Ada Hamosh and Nara Sobreira have dedicated their careers to finding the genetic culprits of rare conditions. Over the years, finding answers for people with some of the most perplexing genetic conditions has tested these leading scientists’ resolve, but their combined ingenuity and experience has paid off with answers for hundreds of families. To help move the field forward, they developed an online tool that is used around the globe to speed the discovery process and connect the work of genetic investigators.
Latest research findings from the Institute for Basic Biomedical Sciences
Neuroscience doctorate student Emily Han reflects on her experience as a female scientist and shares seven lessons learned from Johns Hopkins biophysicist Karen Fleming at the Gender Equity in Science at Hopkins workshop.
This 3D rendering of a eukaryotic cell is modeled using data from X-ray, nuclear magnetic resonance and cryo-electron microscopy. The photo is part of a series that appears in the “Images from Science 3” exhibition, which is currently showing in the Turner Concourse at the Johns Hopkins East Baltimore medical campus through March 20. The exhibit is open to the public.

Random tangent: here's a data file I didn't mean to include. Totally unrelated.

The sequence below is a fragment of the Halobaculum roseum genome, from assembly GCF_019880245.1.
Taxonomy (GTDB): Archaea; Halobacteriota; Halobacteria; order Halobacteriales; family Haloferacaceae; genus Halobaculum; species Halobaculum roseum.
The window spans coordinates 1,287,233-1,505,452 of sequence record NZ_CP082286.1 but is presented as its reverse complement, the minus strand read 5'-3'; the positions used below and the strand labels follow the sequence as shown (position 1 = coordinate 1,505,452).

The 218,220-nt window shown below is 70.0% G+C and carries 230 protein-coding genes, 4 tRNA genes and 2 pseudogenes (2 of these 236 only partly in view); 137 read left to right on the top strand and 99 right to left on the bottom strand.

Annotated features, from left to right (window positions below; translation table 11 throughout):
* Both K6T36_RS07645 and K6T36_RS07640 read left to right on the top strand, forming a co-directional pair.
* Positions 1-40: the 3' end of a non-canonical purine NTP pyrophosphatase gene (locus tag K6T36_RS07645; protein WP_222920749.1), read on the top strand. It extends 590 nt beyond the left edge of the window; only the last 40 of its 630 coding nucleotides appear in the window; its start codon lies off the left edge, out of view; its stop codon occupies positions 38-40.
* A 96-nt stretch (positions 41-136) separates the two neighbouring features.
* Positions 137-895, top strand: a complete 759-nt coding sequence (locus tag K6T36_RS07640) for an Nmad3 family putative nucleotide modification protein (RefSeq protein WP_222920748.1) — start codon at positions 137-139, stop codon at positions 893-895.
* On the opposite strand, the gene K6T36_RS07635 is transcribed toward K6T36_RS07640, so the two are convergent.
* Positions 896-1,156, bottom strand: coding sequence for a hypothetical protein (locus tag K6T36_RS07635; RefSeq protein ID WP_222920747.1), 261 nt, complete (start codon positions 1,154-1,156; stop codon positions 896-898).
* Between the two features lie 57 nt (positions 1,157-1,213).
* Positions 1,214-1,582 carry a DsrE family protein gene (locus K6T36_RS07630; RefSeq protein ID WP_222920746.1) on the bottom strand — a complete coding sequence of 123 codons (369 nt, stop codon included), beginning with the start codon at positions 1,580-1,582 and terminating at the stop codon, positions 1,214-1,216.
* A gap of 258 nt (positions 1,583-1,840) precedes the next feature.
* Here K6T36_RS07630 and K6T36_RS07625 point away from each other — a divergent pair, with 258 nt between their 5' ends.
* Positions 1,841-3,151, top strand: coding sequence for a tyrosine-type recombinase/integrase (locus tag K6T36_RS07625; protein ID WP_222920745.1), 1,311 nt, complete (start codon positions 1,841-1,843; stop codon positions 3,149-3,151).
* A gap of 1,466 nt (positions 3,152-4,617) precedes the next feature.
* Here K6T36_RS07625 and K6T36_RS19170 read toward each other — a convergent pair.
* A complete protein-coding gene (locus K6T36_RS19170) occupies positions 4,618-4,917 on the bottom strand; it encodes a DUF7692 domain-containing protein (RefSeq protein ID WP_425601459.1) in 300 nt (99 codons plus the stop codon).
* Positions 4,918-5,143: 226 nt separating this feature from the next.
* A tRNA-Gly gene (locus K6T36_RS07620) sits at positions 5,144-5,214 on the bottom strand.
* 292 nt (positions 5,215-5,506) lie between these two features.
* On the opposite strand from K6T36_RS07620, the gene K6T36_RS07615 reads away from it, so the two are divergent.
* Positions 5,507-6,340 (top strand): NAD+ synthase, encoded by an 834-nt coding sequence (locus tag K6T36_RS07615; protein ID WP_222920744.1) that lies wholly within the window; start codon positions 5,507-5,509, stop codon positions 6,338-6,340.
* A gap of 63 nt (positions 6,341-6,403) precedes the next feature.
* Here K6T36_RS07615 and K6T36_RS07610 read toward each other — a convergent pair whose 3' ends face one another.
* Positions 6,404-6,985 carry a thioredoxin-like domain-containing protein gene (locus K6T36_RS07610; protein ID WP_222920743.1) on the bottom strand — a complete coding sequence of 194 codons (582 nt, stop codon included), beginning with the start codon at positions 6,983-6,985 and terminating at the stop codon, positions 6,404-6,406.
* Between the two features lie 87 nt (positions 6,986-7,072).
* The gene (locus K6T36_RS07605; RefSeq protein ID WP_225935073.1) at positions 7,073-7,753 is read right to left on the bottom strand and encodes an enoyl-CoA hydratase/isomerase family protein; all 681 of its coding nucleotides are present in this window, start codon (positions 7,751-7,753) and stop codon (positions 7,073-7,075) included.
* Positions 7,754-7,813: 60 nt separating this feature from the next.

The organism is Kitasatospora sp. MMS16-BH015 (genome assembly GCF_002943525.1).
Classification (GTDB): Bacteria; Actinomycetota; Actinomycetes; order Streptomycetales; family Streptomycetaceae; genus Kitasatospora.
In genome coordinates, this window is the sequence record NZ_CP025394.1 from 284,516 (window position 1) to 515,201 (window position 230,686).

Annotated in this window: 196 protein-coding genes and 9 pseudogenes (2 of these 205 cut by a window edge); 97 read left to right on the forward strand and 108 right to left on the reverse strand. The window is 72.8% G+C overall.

The annual Rising Stars event includes professional development workshops, networking activities, and panel sessions for women in STEM fields
One look at the American biomedical research workforce and one thing is very clear: It skews heavily toward white males, and increasing it's diversity remains a challenge. In this photo series of students and researchers at Johns Hopkins Medicine, they share their thoughts on the importance of diversity and opportunities to shape the future of STEM fields.
This photo is part of a series that appears in the “Images from Science 3” exhibition visiting Johns Hopkins Jan. 20–March 20. The exhibit is open to the public.
It was the moment of a lifetime for Johns Hopkins physician-scientist Gregg Semenza, M.D., Ph.D., who was among 14 Nobel laureates honored at a formal ceremony Dec. 10 attended by friends, loved ones and members of Sweden’s royal family.
Before heading to Sweden to accept his Nobel Prize, Johns Hopkins scientist Gregg Semenza shared five insights about science that he wants more people to understand.
Congratulations to Norman Barker, M.A., M.S., for his work’s recognition in the Nikon Small World photomicrography competition! Barker and Christine Iacobuzio-Donahue, M.D., Ph.D., collaborated to capture this stunning image of zebrafish embryos glowing green and red.
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